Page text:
The UK is a nation of digital mucky-pups, according to a new report from Microsoft Hotmail today.
The research conducted by OnePoll on behalf of Hotmail shows that one in ten Brits never delete any email. Those who admit to keeping all this digital junk say they prefer to keep a record, which is fair comment for important messages and information, but never deleting any emails?
It’s not a surprise then, that one in ten Brits experience anxiety, when their email inbox is disorganised. The report does not say if this is the same 10%, but this anxious feeling apparently leads to sleepless nights and around half of 18-34 year olds experiencing feelings of stress.
Microsoft estimates that the average inbox will receive 14600 emails in 2012, driven by the extra newsletters, coupons and deals that we opt in to accept. This type of email, known as Greymail, makes up 80 per cent of the regular inbox and Brits don’t tend to deal with it until after working hours when we have a bit more time to consider promotions and social updates.
Apparently leaving your inbox in a mess can mean around two weeks a year spent cleaning it all up. When your parents trained you to clean your room, it was with good reason, the survey also found that people in the UK spend twice as much time organising their email than they do spending time with family or friends. Sad.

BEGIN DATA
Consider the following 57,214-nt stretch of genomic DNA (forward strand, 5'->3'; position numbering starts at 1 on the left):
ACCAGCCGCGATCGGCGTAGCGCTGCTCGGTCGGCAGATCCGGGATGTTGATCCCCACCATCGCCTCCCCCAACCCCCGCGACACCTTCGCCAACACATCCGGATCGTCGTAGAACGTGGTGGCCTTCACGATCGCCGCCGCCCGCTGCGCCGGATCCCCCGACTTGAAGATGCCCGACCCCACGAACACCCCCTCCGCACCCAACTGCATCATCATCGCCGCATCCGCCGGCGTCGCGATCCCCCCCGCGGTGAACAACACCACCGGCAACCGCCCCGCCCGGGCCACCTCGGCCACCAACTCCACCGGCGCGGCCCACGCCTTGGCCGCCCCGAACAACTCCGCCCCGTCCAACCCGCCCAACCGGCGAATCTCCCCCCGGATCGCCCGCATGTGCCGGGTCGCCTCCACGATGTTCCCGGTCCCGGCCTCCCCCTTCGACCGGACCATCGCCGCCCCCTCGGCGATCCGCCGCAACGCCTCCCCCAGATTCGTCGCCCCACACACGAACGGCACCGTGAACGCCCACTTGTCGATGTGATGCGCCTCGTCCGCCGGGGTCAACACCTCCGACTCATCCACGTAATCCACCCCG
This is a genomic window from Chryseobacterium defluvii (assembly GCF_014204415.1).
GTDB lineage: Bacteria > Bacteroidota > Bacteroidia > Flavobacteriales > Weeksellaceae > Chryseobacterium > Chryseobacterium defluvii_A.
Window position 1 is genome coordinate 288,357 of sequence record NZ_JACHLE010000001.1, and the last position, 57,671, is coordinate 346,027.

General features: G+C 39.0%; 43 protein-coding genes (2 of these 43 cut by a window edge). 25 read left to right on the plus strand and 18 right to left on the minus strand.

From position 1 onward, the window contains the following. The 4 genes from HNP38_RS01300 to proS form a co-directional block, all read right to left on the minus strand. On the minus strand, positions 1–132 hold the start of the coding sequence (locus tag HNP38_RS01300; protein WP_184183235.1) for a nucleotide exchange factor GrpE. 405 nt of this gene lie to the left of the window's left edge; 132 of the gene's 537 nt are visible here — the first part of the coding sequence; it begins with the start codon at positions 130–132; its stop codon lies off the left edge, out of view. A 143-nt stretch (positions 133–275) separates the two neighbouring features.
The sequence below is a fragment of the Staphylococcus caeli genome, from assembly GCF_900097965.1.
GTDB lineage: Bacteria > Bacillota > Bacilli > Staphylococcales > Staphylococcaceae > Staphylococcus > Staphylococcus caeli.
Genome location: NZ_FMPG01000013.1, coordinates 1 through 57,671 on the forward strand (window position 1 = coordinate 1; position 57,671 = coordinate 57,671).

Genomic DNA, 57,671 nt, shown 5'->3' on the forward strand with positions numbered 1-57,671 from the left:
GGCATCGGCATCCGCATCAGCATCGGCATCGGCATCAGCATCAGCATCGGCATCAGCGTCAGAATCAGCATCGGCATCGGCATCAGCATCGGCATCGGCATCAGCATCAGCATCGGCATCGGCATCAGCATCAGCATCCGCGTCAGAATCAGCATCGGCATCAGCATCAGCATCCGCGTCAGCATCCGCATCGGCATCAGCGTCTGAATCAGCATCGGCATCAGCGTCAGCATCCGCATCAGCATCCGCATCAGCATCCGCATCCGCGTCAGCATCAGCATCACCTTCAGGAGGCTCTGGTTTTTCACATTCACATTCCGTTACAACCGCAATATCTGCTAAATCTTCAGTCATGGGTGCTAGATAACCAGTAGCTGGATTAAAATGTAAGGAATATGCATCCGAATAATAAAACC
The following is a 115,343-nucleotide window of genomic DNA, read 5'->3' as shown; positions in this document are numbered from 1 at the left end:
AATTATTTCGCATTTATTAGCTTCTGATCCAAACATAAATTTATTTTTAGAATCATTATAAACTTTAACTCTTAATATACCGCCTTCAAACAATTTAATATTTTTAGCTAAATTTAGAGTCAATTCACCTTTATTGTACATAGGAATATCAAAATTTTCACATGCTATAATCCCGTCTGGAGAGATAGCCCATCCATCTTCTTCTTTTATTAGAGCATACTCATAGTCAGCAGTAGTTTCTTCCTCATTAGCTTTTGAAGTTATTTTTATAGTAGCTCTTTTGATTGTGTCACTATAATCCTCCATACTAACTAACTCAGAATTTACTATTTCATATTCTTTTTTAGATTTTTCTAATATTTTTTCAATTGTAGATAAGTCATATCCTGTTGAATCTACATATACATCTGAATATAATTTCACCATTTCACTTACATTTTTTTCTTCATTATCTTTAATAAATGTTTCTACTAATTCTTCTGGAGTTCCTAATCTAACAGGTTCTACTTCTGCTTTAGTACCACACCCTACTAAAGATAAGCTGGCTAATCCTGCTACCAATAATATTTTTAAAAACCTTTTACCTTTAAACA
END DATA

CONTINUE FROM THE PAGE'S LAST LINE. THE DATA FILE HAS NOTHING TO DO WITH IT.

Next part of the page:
There is hope though, not all UK citizens are slothful, disorganised digital lay-abouts. The research also revealed that email users are split into three different profiles when it comes to managing the influx of messages: filers, pilers and deleters.
Filers are highly organised and stay in control, pilers hold on to emails as digital records and don’t mind the mess and deleters are minimalists who avoid inbox clutter.
As I polish my prefect badge for continually striving for inbox-zero nirvana, you might want to consider a few of the methods for battling your own email junk pile.
Whether you prefer services like RightInBox and FollowUpThen or maybe you can attain the zen like calm with our own Zee’s advice or maybe you like Boris’s rules for filtering it’s clear from this research that many of us need to find a way to get email under control, otherwise you may not be able to play out with your friends.